And there is nothing these companies can do to stop the onslaught. If they give ground, Public health wants more. No kind of responsibility deal will ever be any good, legislation must always follow. Even when companies take steps to do exactly what the Public Health Industry wants, without that heavy handed legislation, it's still not enough

The reason? Concerns over the links between high-sugar carbonated drinks and obesity and the company's failure to address those concerns in any major way with initiatives like Coke Zero and Coke Life.

The company develops a sugar free alternative for those who are concerned about sugar, but this is described as 'not a major way' to address those concerns. The problem here is choice. The Public Health Industry do not like choice. They don't want consumers to be able to decide between a version of a drink that contains sugar and one that doesn't, they want the only option to be the sugar free one, to make sure nobody is in a position to choose to ingest the product deemed harmful by Public Health

A company that caters to the wants of it's customers provides choice. Public Health insist sugar must not be a choice. After all, it's addictive, so they're only doing it for our own good

I wonder if they would give up the crusade even if Coca Cola removed all sugar from it's entire product range. They probably would not be satisfied until the company ceased to exist and all the employees were put out of work

Plain packaging might strip brands of their market prominence, but let’s be honest, it really can’t be OK to allow industries to spring up and prey with impunity on our addictions, be it to sugar, fats, gambling, alcohol or nicotine.

Addiction is the only argument they have. Without that, they have no reason to continue this crusade. Companies do not 'prey on our addictions', they sell us products we want to buy. Some of the above items can be habit forming in some people, even incredibly addictive for nicotine, alcohol and gambling for a minority, but for most people, these are just normal, enjoyable activities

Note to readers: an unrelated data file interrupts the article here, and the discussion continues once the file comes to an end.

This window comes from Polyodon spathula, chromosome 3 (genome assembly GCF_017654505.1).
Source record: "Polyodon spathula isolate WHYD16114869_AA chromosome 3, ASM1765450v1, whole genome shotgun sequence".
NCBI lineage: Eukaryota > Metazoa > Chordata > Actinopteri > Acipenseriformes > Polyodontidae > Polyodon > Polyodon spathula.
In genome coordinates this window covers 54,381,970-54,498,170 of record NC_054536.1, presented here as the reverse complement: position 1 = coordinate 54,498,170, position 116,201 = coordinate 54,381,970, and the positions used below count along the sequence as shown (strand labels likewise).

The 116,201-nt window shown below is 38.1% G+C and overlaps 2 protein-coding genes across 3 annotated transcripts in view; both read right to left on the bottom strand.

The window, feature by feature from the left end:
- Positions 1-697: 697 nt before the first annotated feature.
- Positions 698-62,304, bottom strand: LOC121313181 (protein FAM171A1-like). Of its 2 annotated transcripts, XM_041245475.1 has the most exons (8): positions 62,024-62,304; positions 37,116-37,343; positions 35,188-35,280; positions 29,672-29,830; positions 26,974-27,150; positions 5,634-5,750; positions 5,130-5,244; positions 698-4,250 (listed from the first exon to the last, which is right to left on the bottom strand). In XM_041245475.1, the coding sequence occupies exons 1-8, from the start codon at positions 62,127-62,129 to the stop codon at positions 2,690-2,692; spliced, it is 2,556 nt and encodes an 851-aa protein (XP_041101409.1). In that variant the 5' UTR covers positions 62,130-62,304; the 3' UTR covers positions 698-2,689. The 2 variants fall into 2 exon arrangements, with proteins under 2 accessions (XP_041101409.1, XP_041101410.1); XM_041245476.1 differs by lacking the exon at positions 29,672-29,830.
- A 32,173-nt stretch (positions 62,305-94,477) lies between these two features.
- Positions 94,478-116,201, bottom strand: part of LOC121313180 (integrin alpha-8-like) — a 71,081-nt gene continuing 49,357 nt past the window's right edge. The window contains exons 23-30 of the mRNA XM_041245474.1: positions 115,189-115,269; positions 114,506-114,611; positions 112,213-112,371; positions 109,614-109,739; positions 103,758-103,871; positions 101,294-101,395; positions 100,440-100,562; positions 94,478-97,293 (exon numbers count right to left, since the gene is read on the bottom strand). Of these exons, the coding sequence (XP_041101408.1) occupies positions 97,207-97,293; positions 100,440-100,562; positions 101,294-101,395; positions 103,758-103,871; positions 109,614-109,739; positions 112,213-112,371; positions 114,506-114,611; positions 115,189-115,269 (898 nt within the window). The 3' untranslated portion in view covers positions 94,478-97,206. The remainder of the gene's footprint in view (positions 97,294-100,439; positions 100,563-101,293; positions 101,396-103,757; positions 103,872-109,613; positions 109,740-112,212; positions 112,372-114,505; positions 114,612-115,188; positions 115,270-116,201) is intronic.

To Public Health of course, enjoyment is addiction and must be stamped out

The bad-for-you-and-me industries are all on notice. Soon, the supermarket shelves are going to look pretty bland as supermarkets’ own brand products are swamped by a tsunami of no-brand products.

To the sane of mind among us, that is a vision of a horrible dystopian future where the Government dictates every minor facet of our lives. To Public Health, this is the Holy Grail. These people truly are evil

On the front line of global brands aiming to stem the tide of rampant regulation is Japan Tobacco International, owner of Benson & Hedges, Silk Cut and Hamlet.

JTI warn that regulation creep won’t stop at fag packets: if brands don’t stand up and act, then alcohol, soft drinks and confectionery could be next.

It’s hard to see any cancer stick manufacturer managing to fire up the anti-regulation sympathisers anytime soon.

They're quite correct though and I for one, certainly don't mind 'sympathising'. It really is time these industries stopped trying to appease the Public Health lobby and put all their efforts into fighting excessive Government regulation

I worked in the pub industry when the smoking ban came in and I asked why the pubcos were setting aside so much money to make sure the ban went smoothly, when all that money could be pooled to effectively fight the ban. The trouble then was, that the companies had fully bought into the lie that the ban would be a good thing and would be great for trade.

None of the companies currently in the sights of Public Health can still seriously think that appeasement will help their cause, after witnessing the damage that rampant legislation has already done to business and freedom of choice, but I wouldn't bet against it

A massive 26.9% of Britain’s population is now clinically obese.

No it isn't